We read the headlines, we see the news, we hear about our friends. Times are tough, and the advertising and marketing business isn't going to be spared. In the past, I had the unfortunate privilege of being in the room as we went through a pretty major layoff. So here are some insider tips on what you can do to improve your chances of keeping your job.
1. Be "The One"
You want to carve your niche and be the "go-to" person for something important at your company. Be the one upon whom everyone relies. In other words, you want to be "the new-business guru," or "the client-relationship all-star" or even "the I-know-everything-about-our-brand's-media expert."
Find something that's important to your company and latch onto it. If it comes to layoffs, you want them to say, "We can't fire Willie; he's the new-business guy." Or, "We can't fire Audrey; she has the best relationship with our key client." It's even better if you become the authority in an area that makes the company a lot of money.
2. Do the work of two or three people
Here's what happens during layoffs. Departments of 20 become departments of six, but none of the work goes away. When management is deciding who will make the cut, they look for people who can carry the load. Start volunteering now to do the extra assignment, to take on more work, or to help out with the new project. Now is not the time to complain about all the work you have or to schedule that three-week vacation.
|Brad Karsh is president of JobBound and JB Training Solutions. He spent 15 years at Leo Burnett in Chicago.|
Usually, we think of networking as a way to get a job, but in times like these, you have to network inside your company. A common misconception is that your boss decides if you stay or go during a layoff. The fact is, it's often a team of pretty senior managers making the call (for all you know, your boss is getting fired). When we went through our big layoff, it was senior VPs and above who made the call.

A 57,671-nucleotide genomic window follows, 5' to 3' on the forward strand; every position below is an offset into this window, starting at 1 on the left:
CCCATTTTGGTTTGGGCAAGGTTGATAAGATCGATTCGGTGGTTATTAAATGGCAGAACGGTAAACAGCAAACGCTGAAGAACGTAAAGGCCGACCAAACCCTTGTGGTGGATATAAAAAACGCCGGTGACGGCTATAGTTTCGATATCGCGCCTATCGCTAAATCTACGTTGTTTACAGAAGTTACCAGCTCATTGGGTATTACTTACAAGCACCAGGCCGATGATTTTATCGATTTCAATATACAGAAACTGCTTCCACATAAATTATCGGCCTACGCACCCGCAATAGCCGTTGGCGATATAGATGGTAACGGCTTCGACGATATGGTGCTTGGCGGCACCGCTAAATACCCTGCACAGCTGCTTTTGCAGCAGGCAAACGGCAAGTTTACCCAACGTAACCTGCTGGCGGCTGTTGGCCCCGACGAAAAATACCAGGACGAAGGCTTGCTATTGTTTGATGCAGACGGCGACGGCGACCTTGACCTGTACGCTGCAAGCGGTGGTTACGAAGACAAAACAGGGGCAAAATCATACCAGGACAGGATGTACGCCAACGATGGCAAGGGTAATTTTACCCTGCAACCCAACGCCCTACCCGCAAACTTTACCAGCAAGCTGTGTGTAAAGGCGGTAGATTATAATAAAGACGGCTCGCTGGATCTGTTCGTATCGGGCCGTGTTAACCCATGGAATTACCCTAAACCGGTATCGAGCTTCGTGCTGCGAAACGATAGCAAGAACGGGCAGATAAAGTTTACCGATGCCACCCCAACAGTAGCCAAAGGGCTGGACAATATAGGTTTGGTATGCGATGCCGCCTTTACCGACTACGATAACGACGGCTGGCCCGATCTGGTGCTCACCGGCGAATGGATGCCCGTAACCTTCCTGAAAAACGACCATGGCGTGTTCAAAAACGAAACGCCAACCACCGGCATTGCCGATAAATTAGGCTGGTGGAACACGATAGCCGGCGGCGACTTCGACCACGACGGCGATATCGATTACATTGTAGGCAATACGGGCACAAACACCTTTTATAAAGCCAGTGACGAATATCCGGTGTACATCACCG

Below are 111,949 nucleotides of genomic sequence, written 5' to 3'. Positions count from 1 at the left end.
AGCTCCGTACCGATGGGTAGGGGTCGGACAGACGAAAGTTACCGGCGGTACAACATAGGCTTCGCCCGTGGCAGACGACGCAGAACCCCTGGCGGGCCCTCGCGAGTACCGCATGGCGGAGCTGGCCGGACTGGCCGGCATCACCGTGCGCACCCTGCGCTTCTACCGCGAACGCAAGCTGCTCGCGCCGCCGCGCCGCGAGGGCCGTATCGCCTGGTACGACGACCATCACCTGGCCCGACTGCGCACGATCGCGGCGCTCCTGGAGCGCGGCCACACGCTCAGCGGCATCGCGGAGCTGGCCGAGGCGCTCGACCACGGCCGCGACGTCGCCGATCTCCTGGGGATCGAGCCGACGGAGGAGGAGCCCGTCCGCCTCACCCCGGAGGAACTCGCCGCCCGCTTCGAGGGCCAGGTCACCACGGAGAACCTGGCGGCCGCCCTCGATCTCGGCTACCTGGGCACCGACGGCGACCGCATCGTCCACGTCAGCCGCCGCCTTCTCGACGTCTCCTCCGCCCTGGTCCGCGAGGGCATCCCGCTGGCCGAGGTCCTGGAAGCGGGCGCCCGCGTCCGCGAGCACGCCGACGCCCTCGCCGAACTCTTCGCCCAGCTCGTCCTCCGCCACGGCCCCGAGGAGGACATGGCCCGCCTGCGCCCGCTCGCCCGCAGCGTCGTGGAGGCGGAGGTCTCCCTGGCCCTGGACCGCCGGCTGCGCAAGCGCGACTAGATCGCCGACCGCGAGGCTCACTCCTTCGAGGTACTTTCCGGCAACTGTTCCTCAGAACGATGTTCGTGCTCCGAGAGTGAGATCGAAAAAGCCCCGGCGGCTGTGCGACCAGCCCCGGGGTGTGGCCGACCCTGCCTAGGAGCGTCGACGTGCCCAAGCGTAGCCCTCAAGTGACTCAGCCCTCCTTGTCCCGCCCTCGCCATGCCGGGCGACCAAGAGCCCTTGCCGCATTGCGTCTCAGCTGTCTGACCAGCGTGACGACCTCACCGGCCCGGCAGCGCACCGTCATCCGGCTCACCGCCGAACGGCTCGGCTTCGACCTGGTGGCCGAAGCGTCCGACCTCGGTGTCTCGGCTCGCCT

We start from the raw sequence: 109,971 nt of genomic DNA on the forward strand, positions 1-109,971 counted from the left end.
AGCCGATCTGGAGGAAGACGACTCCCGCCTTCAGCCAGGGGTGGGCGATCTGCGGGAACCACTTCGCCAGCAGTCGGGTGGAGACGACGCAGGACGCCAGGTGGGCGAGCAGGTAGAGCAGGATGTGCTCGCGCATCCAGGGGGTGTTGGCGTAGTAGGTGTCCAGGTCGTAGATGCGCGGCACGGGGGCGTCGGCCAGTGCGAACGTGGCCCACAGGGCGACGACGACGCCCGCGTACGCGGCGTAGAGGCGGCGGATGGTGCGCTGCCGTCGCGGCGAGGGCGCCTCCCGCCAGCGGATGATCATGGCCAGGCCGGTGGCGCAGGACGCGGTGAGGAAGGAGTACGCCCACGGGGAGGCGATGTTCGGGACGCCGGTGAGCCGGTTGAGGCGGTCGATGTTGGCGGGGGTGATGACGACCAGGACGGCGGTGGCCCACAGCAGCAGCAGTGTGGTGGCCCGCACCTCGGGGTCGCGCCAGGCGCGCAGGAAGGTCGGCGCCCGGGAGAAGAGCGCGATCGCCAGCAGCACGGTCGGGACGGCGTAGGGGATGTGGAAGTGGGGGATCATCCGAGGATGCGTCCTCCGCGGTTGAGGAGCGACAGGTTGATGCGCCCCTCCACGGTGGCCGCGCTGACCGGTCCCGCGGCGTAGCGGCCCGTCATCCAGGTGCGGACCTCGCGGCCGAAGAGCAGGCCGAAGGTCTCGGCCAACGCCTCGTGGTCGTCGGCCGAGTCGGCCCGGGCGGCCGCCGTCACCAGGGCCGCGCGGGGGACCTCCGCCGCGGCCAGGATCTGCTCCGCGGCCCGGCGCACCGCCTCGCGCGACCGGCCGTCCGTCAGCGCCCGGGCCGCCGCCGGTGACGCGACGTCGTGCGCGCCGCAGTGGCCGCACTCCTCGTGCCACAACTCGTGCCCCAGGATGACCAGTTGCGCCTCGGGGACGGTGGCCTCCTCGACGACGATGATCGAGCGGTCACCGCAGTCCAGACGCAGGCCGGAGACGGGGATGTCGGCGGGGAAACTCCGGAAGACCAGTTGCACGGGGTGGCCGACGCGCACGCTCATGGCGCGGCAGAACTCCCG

If that senior VP or president doesn't know who you are or if they have never seen you, it's much easier for them to pull the trigger. The conversation goes something like this:
Anyone know Darren from Account Management?
Anyone know his work?
Anyone want to fight for him?
Add him to the list.
It's sad, but true.
You have to do what you can to make sure senior management knows who you are. That might mean coming in very early so your senior VP sees you working at 7:30 a.m. when he gets in. Maybe you work up the courage to small talk with the COO at the next company town-hall meeting. Or perhaps you volunteer to work on the pro-bono project led by your department head. It's not about kissing up. It's about making sure they know you.
4. Put on a happy face
Sometimes, it's almost worse to be one of the folks who doesn't get let go after a big layoff. Morale is down, people are hurting, and the work still needs to get done. If you happen to be Debbie Downer before the layoffs, or if you love to spread gossip and rumors, that could mean your demise. Companies are looking for people who can pick up the pieces and keep charging ahead after a big downsizing. I know it's not fun right now at the office, but keep your chin up and don't complain. Sitting around all day spreading rumors about a layoff and telling everyone how bad you have it isn't going to help your case.
Of course, there are no foolproof ways to keep that job, but you certainly want to improve your chances.